Sir Malcolm Campbell's Bluebird race car is towed out to the salt beds for its first test run in his attempt to set a new automobile speed record of 300 mph, Bonneville Salt Flats, Utah, September 3, 1935. The large automobile escort is in the background.
Bonneville Salt Flats – Oddballs and Rarities
The Bonneville Salt Flats covers about 100 square miles in Tooele county Utah. The flats, part of the Great Salt Lake Desert, are a remnant of the bed of an ancient lake formed about 30,000 years ago late in the Pleistocene Epoch. Named for explorer and fur trader Benjamin de Bonneville, the salt flats are the remains of what was once massive lake about the size of Lake Michigan.
Since the first SCTA-organized gathering in 1949, Bonneville Speed Trials has been a sort of Burning Man for the speed afflicted. Hot rodders, their machines first tuned on the dry lakes of Southern California, flocked to Bonneville’s wide open moonscape — a horizon-to-horizon expanse inviting wide open throttles and triple-digit speeds.
While that ’49 meet kicked off the modern era at the Bonneville Salt Flats, the venue’s you-can-see-the-curvature-of-the-earth landscape first attracted racers as far back as 1907, when a man by the name of Bill Rishel drove a Pierce-Arrow across the salt. In 1914, American race car driver Teddy Tetzlaff drove a custom built 200hp car known as the Blitzen-Benz to 141.73 mph on the flats.
Then in 1925, one enterprising chap, Abe Jenkins, hell-bent on promoting the salt as a venue for speed trails, challenged a Union Pacific Railroad train for bragging rights across the flats. He bested the locomotive by five minutes.
The draw of the Bonneville Salt Flats heated up after WW2. In 1948, SCTA general manager Wally Parks and Hot Rod magazine publisher Robert Petersen spearheaded a campaign to open the salt flats to racing, leading to the first meet in 1949.
From that first meet to today, the lure of speeding across the salt has attracted entrants and cars of all shapes and sizes and performance, encouraged by a class structure that seemingly has a category for every type of wheeled contraption, from jet cars to electric motorcycles.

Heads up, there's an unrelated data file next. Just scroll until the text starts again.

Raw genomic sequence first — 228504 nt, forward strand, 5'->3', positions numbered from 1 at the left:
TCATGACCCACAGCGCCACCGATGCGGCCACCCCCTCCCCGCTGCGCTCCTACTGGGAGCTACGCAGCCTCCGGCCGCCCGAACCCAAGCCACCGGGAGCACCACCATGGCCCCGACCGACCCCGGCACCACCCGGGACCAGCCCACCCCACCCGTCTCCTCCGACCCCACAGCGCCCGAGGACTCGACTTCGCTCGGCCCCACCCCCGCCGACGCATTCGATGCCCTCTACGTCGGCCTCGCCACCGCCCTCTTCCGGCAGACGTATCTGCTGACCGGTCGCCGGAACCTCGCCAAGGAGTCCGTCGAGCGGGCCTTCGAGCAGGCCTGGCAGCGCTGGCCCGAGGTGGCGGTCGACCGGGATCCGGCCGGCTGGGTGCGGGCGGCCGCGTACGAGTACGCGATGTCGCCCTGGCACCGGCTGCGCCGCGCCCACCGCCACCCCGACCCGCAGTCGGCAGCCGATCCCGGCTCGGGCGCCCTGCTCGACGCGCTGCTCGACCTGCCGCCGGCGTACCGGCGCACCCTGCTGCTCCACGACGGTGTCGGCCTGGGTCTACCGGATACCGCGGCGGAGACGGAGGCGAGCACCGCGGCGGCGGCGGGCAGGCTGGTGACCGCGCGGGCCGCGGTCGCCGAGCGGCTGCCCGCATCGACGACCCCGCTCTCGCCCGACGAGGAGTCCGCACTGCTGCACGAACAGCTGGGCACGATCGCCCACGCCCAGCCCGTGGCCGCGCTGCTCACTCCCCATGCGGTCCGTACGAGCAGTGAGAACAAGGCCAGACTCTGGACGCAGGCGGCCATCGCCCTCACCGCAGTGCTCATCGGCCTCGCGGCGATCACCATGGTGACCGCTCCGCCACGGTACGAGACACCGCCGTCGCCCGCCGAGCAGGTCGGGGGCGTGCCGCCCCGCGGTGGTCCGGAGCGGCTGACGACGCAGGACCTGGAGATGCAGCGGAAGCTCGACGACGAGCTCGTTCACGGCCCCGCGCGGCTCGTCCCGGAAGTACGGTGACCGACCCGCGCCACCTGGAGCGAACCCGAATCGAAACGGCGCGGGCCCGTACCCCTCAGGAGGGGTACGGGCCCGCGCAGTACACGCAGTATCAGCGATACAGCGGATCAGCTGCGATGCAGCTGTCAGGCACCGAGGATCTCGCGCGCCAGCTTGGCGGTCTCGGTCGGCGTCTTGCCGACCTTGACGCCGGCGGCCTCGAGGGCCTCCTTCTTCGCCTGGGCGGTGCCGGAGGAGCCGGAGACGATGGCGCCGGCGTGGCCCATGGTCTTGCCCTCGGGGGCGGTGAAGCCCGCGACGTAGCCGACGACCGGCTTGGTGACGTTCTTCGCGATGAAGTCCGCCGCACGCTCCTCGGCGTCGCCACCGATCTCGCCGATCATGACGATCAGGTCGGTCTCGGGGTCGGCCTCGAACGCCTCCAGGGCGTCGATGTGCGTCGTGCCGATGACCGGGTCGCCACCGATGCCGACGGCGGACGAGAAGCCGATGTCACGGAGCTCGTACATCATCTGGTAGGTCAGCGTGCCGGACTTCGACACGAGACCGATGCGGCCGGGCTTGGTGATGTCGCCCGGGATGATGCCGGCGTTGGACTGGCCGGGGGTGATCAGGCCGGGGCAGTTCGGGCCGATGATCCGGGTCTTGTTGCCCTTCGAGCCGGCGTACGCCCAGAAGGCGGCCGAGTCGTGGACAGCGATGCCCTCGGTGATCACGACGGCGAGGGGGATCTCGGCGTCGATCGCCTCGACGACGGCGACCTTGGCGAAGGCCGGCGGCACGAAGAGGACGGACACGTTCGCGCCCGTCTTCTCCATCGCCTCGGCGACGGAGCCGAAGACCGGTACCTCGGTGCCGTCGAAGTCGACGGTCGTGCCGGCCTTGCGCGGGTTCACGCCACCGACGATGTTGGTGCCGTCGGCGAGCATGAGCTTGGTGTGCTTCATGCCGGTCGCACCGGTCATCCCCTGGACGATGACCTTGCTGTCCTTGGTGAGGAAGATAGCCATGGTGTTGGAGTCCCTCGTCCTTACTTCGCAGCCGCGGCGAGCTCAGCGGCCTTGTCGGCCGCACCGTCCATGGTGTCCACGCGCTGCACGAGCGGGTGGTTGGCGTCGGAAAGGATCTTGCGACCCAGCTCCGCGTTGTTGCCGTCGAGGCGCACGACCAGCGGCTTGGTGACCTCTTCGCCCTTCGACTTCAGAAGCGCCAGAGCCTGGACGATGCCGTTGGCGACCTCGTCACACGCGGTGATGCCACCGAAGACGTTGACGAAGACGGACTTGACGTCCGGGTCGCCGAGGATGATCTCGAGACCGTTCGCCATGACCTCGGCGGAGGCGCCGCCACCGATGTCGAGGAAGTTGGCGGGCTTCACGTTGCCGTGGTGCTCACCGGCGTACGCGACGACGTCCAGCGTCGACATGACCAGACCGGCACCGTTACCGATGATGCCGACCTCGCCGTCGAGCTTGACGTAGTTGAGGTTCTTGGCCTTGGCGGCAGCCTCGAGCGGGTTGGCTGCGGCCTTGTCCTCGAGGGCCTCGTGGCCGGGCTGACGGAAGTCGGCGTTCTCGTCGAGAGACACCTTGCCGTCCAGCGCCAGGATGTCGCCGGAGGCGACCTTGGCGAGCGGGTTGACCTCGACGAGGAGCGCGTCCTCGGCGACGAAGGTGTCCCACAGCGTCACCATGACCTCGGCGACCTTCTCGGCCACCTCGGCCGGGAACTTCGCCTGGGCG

Over the years, many famous, serious racing machines have blurred across B’ville’s potash salt surface — the SoCal Speed Shop coupe, the Burke lakester, the City of Burbank streamliner, the Summers Brothers 400-mph bullet, the jet cars of Breedlove and Arfons, and the hundreds of cars that joined the illustrious 200 mph hour club.
Fuel Curve recently ran a Time Capsule post on the mano-a-mano jet car shootout from the early 1960s between Breedlove and Arfons. The story was inspired by rare photographs unearthed from the Tom Medley and Don Francisco archive. While reviewing hundreds of images, it became apparent that in addition to attracting powerful jet cars and sleek streamliners, the generous SCTA rulebook drew all manner of bizarre vehicles — Swedish Saabs, Italian Alfas, German VWs and even Mercedes SLR’s. Who knew?
So it is that Fuel Curve has decided to honor the cars of “everyman,” those humble vehicles and their owners who proudly trekked to the salt in search of hot rod glory and maybe, just maybe, a place in the Bonneville record book.
BY Gary Medley
Chet Herbert’s Beast IV re-debuts fresh off its restoration to its original configuration Daniel Strohl on Feb 9th, 2017
Photo courtesy NHRA Motorsports Museum.
While it only took three weeks for Chet Herbert and his crew to build the Beast IV, Herbert’s last and most successful streamliner, Dan Webb’s restoration of the low-slung racer, which debuted last month, understandably took a little bit longer, considering that only a handful of the Beast’s original parts remained after decades of reconfigurations.
The earliest of those reconfigurations, in fact, took place during the car’s original construction period. According to an article George Barris wrote for the January 1954 issue of Rod and Custom, Herbert originally intended to use a Weir Indy engine, a then-20-year-old four-cylinder, until it blew up on the dyno, forcing Herbert to switch to a 331-cu.in. Chrysler Hemi V-8, directly mounted to the Pat Warren two-speed quick-change rear axle using a one-off bellhousing adapter.